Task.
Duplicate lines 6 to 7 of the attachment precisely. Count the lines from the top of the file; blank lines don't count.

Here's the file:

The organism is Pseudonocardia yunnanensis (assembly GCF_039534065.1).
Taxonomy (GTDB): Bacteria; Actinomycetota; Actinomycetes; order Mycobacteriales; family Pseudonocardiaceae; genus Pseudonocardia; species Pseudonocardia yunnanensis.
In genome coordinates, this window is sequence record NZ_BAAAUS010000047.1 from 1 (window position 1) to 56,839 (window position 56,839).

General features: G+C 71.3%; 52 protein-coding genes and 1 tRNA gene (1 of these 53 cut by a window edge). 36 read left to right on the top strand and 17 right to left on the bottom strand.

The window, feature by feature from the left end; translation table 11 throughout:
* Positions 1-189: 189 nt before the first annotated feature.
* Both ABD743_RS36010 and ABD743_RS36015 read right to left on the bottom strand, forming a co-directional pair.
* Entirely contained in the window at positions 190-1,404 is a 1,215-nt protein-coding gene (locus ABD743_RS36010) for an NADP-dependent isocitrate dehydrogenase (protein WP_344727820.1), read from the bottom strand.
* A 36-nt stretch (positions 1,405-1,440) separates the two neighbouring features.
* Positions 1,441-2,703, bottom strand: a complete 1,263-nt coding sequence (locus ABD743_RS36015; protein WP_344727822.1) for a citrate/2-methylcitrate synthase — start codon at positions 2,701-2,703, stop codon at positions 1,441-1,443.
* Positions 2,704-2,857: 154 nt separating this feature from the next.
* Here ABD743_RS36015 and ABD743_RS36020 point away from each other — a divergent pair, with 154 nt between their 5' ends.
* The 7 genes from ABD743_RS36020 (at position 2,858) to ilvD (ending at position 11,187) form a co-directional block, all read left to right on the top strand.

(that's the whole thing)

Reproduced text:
* Positions 1-189: 189 nt before the first annotated feature.
* Both ABD743_RS36010 and ABD743_RS36015 read right to left on the bottom strand, forming a co-directional pair.